The international acclaim is great, but Igloolik's clown princes are desperate for cash
Artcirq's scary high wire financing act
They've brought tears to the eyes of onlookers with a strangely moving acrobatic performance that is, in turns, as dark as Arctic winter and as bright as the midnight sun.
They're Artcirq, Igloolik's ragtag circus troupe. And they're gaining international exposure.
In October five Artcirq members found themselves in Monterrey, Mexico's third-largest city, where they performed during a United Nations conference.
And in January they have been invited to perform at the Festival in the Desert outside Timbuktu, Mali.
Such globetrotting is a big leap for a group that has its humble beginnings inside their community's abandoned swimming pool, long drained of water, which is their place of practice. Old mattresses scavenged from the dump still serve as crash mats.
Yet, despite growing global acclaim, the clowns have one big worry.
Like almost any non-profit organization in the territory, Artcirq survives on money doled out by different federal programs. There's little security for the group's four employees, who depend on grants that are only renewed every three months.
"We're at a critical moment right now," says Guillaume Saladin, leader of the troupe.
He says the group needs a dependable source of money to fund its activities. He hopes Nunavut's government will help.
"We for sure need Nunavut's help, to support us now."
Since 1998 Artcirq has given more than 20 Igloolik kids, who used to wander town and loiter in front of the Co-op store, something to do during circus practice several times a week.
It may even have given some members a reason to live in a place that can sometimes seem unbearably bleak.
When the circus arrived in Iqaluit this summer during the Alianait festival, many audience members probably wondered if the clowns would be any good.
The sight of Saladin breathing fire near the entrance of the venue, Aqsarniit Middle School, helped cast some doubts aside.
Any remaining doubts dissolved as the performance began. The stage fell dark. Somber strumming of an electric guitar set the mood. Spotlights lit up clowns in amautis and silipaks who expressed, without saying a word, the highs and lows of life in a small Arctic community.
Backflips, human pyramids and other acrobatic stunts punctuated the performance. One clown dangled high in the air from a long sheet suspended from the ceiling and tied himself in knots.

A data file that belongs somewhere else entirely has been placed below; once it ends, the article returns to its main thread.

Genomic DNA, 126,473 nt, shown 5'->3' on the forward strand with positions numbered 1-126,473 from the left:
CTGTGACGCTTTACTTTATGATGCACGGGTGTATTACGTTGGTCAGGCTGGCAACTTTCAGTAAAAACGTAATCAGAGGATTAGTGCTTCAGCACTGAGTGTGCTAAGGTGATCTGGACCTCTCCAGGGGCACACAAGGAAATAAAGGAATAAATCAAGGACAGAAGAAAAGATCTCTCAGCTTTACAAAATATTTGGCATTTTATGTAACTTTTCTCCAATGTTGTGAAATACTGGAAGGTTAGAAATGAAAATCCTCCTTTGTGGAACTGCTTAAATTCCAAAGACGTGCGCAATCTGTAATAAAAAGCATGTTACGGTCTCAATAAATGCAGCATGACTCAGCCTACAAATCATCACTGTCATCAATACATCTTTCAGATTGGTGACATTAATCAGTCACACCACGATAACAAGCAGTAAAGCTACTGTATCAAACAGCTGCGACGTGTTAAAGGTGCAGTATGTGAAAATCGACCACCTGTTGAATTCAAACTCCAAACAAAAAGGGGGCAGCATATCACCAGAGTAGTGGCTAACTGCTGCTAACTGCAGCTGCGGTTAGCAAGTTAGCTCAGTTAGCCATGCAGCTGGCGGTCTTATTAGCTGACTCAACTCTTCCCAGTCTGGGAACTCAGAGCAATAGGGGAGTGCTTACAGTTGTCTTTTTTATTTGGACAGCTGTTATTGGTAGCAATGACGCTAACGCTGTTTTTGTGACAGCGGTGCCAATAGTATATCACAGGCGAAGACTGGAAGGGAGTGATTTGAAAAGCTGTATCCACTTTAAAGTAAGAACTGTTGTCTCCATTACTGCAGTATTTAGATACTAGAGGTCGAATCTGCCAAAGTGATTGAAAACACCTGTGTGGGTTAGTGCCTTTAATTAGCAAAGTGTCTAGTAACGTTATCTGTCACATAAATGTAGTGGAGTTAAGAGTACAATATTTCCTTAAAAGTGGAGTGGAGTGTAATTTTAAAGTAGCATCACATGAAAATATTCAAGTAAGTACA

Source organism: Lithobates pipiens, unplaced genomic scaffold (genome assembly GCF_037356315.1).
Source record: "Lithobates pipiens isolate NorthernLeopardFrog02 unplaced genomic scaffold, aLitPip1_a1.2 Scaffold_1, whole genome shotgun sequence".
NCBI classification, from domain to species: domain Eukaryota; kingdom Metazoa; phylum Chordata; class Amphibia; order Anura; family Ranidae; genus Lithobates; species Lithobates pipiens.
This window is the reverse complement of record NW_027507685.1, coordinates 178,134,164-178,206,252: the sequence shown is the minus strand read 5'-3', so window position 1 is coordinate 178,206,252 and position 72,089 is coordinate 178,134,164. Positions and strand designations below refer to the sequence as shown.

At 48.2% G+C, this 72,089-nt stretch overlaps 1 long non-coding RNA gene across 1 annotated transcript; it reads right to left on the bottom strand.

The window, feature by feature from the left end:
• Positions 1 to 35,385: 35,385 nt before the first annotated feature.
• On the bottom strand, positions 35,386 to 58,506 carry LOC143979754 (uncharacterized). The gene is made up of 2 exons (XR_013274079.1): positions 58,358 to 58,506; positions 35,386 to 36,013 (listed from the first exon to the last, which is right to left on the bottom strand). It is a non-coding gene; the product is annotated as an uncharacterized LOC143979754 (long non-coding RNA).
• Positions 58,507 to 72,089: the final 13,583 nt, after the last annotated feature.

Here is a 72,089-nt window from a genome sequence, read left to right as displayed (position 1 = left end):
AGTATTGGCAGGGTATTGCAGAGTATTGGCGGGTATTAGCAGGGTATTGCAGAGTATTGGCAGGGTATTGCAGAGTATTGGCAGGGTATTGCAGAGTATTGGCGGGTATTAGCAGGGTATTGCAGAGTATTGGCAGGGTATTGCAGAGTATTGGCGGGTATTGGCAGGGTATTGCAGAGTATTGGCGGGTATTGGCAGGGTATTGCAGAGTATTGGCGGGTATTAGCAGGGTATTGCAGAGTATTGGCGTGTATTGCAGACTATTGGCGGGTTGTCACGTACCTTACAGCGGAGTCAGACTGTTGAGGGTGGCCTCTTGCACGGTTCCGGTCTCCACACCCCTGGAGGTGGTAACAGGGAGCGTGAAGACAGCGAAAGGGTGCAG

The act ended with a long standing ovation from the crowd. The performers glowed with pride.
The show also featured a throat-singing interlude by Iqaluit's Qaggiq theatre troupe, who crept about the darkened room in Greenlandic masks and made menacing gestures.
It was a true Arctic circus, complete with a polar bear – or, to be precise, an Artcirq member garbed in the skin of a bear he shot – lumbering on stage.
Yet that same summer, Artcirq lost one of the funds it depends on, provided by a federal crime-prevention program.
As a result, the group is in "big economic difficulty" right now, Saladin says.
Artcirq has given its young performers a sense of purpose for their lives. It's also let them travel to faraway places – places with pools filled with water, rather than old mattresses.
So, while in Monterrey, the clowns took advantage of the locale and swam during their time off.
The trip also let them swap circus tricks with a Mexican circus troupe, Cirko Dementes. Artcirq taught the Mexican clowns the "seal dance" that's part of their routine.
The Mexicans had never seen a seal, but, as well-practiced dancers, they quickly learned the flopping motion.
The Artcirq crew couldn't speak much Spanish. The Mexicans couldn't speak much English, let alone Inuktitut. Yet the two groups quickly bonded.
When you're counting on someone to catch you as you stand on another person's shoulders, you bond fast.
"Very fast we became friends," Saladin said. "After six hours of workshops, we were already hugging each other. Here, we only shake hands with our friends."
Artcirq already has its share of artistic allies, including their big brother, Igloolik Isuma Productions, the creators of the acclaimed movie, Atanarjuat.
But without help from Nunavut's government, Saladin worries that one of the territory's success stories may soon be broke.